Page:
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Belief in a Just World and Redistributive Politics

  • Roland Bénabou

    (Princeton University, National Bureau of Economic Research, and Centre for Economic Policy Research)

  • Jean Tirole

    (Institut D'Economie Industrielle, GREMAQ/CNRS, and Massachusetts Institute of Technology)

International surveys reveal wide differences between the views held in different countries concerning the causes of wealth or poverty and the extent to which people are responsible for their own fate. At the same time, social ethnographies and experiments by psychologists demonstrate individuals' recurrent struggle with cognitive dissonance as they seek to maintain, and pass on to their children, a view of the world where effort ultimately pays off and everyone gets their just desserts. This paper offers a model that helps explain i) why most people feel such a need to believe in a "just world"; ii) why this need, and therefore the prevalence of the belief, varies considerably across countries; iii) the implications of this phenomenon for international differences in political ideology, levels of redistribution, labor supply, aggregate income, and popular perceptions of the poor. More generally, the paper develops a theory of collective beliefs and motivated cognitions, including those concerning "money" (consumption) and happiness, as well as religion. Copyright (c) 2006 by the President and Fellows of Harvard College and the Massachusetts Institute of Technology..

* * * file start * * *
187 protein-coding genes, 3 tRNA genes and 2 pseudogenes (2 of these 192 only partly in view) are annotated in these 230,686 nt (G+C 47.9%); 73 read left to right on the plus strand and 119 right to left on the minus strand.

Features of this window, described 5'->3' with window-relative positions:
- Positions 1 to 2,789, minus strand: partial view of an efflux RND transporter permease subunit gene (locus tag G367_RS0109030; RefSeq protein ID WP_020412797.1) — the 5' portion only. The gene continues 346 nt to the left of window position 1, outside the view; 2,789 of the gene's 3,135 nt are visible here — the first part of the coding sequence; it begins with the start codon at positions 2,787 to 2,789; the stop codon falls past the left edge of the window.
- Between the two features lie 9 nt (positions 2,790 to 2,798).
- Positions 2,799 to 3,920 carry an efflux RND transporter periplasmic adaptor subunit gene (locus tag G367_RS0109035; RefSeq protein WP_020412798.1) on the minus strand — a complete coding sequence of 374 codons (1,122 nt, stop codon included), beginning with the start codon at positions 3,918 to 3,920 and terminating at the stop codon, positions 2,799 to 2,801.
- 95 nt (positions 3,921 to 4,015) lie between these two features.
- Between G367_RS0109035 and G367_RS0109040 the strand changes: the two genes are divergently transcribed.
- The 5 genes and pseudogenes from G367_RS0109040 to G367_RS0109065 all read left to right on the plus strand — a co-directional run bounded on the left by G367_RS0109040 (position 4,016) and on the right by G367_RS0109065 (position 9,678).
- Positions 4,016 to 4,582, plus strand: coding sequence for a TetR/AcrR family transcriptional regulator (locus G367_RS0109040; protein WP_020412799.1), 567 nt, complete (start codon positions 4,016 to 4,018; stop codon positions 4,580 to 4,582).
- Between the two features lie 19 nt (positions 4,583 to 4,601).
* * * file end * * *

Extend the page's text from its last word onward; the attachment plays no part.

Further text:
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Article provided by MIT Press in its journal Quarterly Journal of Economics.

Volume (Year): 121 (2006)
Issue (Month): 2 (May)
Pages: 699-746

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Handle: RePEc:tpr:qjecon:v:121:y:2006:i:2:p:699-746
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